Danielle Arnet Smart Collector

Danielle Arnet

In her syndicated column, "The Smart Collector," Chicago writer and lifetime collector Danielle Arnet uses reader questions to educate and inform everyone from general interest readers to experienced collectors. "Smart" collectors know the ropes, thanks to her wealth of expertise, essential tools and inside info on how to negotiate through today's changing world of collecting.

Having bought and sold in shops, at auction and on eBay, Arnet knows the ins and outs of collecting from multiple perspectives. Years of collecting and observing, plus contacts with movers and shakers in the world of art and antiques, provide a wealth of sources for her readers. Tech savvy Arnet became "wired" to the exploding popularity of online auctions early on, and she is the only antiques writer to always supply Web and e-mail contacts. Now that 6.5 million new items are listed each day on eBay, online auctions are a valuable tool for collectors. Arnet helps readers find reliable e-sources, and provides tips on how to avoid online scams.

In addition to writing "The Smart Collector," Arnet is a freelance writer and journalist who covers the auction and collecting scene for Maine Antique Digest. She also contributes to several national publications. Her article "Why We Collect," written for Hemispheres (United Airlines), is required course reading at Harvard Law School. Other credits include USA Today (a regular column), USA Weekend, Woman's Day, The Rotarian, Modern Maturity and others. She was a weekly columnist for the Chicago Sun-Times for more than 10 years. She has also served as a regular contributor on Chicago's WBBM-TV and has appeared on WGN Radio in Chicago.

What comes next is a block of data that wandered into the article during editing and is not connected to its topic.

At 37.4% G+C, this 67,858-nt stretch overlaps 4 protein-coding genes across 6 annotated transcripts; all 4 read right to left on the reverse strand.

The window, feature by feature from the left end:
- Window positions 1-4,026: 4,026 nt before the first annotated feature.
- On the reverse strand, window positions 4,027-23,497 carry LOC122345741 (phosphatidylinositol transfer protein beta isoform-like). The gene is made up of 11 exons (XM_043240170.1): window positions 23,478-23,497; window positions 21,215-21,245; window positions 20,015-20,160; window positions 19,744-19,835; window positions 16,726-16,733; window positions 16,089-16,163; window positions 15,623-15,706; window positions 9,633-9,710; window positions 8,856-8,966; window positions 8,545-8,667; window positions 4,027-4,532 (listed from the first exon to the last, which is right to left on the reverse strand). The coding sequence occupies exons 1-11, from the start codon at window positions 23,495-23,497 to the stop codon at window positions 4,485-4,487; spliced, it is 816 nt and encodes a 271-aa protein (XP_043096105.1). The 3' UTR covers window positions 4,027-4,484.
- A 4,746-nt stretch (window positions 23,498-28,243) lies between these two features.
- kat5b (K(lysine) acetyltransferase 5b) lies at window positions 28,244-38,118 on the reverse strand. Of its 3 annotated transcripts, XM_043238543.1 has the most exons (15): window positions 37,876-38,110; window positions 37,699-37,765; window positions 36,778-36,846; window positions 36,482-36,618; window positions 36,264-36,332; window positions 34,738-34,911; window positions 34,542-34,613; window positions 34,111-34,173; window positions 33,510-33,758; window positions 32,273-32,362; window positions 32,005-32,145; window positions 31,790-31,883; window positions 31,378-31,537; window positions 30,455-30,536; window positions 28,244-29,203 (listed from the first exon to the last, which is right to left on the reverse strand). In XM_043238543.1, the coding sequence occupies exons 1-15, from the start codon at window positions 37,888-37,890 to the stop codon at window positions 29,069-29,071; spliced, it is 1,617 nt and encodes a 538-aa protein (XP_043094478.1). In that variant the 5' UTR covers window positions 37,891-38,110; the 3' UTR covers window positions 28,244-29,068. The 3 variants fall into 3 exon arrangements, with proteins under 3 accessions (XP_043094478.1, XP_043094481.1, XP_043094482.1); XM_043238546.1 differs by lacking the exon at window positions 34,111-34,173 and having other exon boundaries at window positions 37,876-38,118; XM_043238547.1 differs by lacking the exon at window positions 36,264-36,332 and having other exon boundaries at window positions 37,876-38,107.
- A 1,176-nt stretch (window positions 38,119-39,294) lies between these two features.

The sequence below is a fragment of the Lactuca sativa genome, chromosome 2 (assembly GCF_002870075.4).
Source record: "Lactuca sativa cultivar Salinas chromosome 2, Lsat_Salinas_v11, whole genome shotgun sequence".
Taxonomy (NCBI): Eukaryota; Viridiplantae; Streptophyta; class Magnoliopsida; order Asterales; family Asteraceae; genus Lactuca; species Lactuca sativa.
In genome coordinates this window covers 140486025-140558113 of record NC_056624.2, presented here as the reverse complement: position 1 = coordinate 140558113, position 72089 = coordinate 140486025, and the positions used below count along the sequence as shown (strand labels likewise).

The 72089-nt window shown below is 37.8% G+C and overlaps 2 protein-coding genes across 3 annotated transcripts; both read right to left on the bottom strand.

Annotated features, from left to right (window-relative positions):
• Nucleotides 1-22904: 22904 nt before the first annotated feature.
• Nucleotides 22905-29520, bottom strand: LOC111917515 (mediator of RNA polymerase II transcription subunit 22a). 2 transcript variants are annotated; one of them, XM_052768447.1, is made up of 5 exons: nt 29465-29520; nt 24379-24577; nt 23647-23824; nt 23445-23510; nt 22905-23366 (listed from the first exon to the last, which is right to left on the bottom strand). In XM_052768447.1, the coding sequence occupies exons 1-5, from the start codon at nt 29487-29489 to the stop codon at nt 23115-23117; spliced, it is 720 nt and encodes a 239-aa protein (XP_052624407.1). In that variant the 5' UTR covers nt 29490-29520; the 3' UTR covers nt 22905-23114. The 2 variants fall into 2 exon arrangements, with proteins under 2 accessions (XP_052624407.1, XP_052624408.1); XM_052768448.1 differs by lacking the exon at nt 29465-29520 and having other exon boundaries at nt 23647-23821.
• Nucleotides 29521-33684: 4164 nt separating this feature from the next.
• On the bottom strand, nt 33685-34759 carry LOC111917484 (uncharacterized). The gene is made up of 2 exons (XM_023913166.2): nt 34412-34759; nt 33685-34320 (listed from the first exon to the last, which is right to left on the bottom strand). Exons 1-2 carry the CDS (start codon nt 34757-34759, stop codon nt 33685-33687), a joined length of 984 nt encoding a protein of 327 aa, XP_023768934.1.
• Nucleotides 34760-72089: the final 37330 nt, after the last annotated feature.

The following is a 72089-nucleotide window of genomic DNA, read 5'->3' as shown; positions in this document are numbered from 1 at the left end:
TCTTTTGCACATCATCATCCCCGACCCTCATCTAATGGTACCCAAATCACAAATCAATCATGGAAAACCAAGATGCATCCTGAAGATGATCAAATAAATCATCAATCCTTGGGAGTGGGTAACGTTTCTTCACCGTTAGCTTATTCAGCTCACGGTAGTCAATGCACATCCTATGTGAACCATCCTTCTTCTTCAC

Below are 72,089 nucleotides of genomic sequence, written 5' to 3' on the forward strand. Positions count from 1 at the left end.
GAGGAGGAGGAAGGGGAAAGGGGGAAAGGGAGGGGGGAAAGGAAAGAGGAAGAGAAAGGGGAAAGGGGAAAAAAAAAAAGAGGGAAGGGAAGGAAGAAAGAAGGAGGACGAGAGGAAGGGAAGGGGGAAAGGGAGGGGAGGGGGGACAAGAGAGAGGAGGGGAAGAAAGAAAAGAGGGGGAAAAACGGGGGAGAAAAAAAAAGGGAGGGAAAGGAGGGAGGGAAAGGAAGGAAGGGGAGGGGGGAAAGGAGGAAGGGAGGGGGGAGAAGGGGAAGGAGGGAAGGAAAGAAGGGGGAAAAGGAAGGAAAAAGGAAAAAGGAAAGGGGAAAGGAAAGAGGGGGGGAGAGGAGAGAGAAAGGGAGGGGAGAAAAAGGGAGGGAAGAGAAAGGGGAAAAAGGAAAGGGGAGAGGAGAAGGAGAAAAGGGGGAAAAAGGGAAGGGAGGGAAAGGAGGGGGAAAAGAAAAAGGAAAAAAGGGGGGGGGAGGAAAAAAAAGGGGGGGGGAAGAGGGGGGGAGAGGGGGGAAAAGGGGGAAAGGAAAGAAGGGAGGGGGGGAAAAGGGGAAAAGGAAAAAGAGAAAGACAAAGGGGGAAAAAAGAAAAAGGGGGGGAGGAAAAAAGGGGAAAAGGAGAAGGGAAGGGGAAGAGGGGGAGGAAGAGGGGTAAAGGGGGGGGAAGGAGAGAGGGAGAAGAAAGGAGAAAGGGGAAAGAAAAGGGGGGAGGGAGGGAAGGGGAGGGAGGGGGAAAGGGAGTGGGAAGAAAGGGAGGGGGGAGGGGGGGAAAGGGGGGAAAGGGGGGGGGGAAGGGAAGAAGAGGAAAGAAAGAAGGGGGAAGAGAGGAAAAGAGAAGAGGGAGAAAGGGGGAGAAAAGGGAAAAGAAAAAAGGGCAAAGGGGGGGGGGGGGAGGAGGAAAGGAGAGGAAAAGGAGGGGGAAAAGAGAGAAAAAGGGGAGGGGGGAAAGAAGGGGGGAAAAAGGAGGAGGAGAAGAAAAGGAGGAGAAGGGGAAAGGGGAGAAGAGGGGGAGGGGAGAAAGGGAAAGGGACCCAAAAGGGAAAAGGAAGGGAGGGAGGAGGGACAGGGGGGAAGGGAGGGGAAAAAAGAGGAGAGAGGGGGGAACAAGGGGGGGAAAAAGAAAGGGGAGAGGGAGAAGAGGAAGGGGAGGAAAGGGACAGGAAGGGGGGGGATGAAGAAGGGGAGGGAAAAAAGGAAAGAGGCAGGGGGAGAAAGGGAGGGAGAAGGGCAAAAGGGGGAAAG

Arnet holds a master's degree and has served as lecturer in the department of comparative literature at Ohio State University. She and her collections reside in a suburb of Chicago.

Danielle Arnet Samples

Clues point the way for the savvy antiques detective

Q: While cleaning out a storage room, I found these two lamps. A: I'm going to challenge readers to see how they might do in response to this query: See how great you are as an antique detective. Clue: The "icicles" are cut drop prisms.

'Created collectibles' do have value for interested buyers

Q: How do I find value of my complete set of "100 Great Events of the 20th Century?" A: Our reader does not tell us who made the set, but I assume that it was a product by the Franklin Mint. Franklin Mint sets were small ingots, not coins.

Consult an expert to verify painting's supposed 'California connection'

Q: I inherited this painting. A: Given that all I have to work with is a long shot of the art hanging on a wall, I can't even verify if it's an oil on canvas.

Quality, condition drive value on vintage chairs

Q: I was given these two chairs and I know nothing about them. A: Seen in a photo showing one chair, the reader has mass production side chairs. I have good news and bad news about chairs.

Incomplete sets can still have significant value

Q: Attached are images of pieces from two tea sets. A: The reader adds that while pieces from both sets are either missing, chipped, or cracked, seven cups and saucers plus coffee and tea pots from the Asian set remain.

Vintage shoes in pairs have the most traction with buyers

Q: Dealing with my mother-in-law's estate, I found one antique ladies shoe, a child's shoe, and two hooks. A: As seen in images, the reader has one ladies high top button shoe with a small heel and one child's boot with buttons and no heel.

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